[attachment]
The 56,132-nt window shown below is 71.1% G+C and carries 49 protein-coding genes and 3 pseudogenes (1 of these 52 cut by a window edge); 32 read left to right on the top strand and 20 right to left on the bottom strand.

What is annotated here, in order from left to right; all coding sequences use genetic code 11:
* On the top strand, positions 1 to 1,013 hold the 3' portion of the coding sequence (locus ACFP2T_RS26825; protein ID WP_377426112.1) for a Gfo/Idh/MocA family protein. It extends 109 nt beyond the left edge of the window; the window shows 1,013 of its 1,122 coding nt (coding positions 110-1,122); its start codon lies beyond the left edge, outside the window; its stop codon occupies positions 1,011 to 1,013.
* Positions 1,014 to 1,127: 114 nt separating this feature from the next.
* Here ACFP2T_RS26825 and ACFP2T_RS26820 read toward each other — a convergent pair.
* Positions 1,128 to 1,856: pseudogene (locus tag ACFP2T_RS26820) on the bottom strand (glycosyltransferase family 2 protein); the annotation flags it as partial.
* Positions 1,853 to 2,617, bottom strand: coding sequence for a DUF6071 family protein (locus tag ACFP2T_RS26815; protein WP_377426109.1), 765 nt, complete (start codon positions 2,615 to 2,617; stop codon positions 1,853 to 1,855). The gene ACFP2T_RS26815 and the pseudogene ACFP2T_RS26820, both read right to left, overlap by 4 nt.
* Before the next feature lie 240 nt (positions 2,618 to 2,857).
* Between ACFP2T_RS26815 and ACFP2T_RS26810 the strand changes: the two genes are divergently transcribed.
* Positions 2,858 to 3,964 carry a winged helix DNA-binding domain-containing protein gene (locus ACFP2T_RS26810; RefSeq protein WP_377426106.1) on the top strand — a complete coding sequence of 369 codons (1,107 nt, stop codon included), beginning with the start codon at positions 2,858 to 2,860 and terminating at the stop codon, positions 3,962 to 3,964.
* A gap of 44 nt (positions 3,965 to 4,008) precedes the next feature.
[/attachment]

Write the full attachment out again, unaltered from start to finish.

The 56,132-nt window shown below is 71.1% G+C and carries 49 protein-coding genes and 3 pseudogenes (1 of these 52 cut by a window edge); 32 read left to right on the top strand and 20 right to left on the bottom strand.

What is annotated here, in order from left to right; all coding sequences use genetic code 11:
* On the top strand, positions 1 to 1,013 hold the 3' portion of the coding sequence (locus ACFP2T_RS26825; protein ID WP_377426112.1) for a Gfo/Idh/MocA family protein. It extends 109 nt beyond the left edge of the window; the window shows 1,013 of its 1,122 coding nt (coding positions 110-1,122); its start codon lies beyond the left edge, outside the window; its stop codon occupies positions 1,011 to 1,013.
* Positions 1,014 to 1,127: 114 nt separating this feature from the next.
* Here ACFP2T_RS26825 and ACFP2T_RS26820 read toward each other — a convergent pair.
* Positions 1,128 to 1,856: pseudogene (locus tag ACFP2T_RS26820) on the bottom strand (glycosyltransferase family 2 protein); the annotation flags it as partial.
* Positions 1,853 to 2,617, bottom strand: coding sequence for a DUF6071 family protein (locus tag ACFP2T_RS26815; protein WP_377426109.1), 765 nt, complete (start codon positions 2,615 to 2,617; stop codon positions 1,853 to 1,855). The gene ACFP2T_RS26815 and the pseudogene ACFP2T_RS26820, both read right to left, overlap by 4 nt.
* Before the next feature lie 240 nt (positions 2,618 to 2,857).
* Between ACFP2T_RS26815 and ACFP2T_RS26810 the strand changes: the two genes are divergently transcribed.
* Positions 2,858 to 3,964 carry a winged helix DNA-binding domain-containing protein gene (locus ACFP2T_RS26810; RefSeq protein WP_377426106.1) on the top strand — a complete coding sequence of 369 codons (1,107 nt, stop codon included), beginning with the start codon at positions 2,858 to 2,860 and terminating at the stop codon, positions 3,962 to 3,964.
* A gap of 44 nt (positions 3,965 to 4,008) precedes the next feature.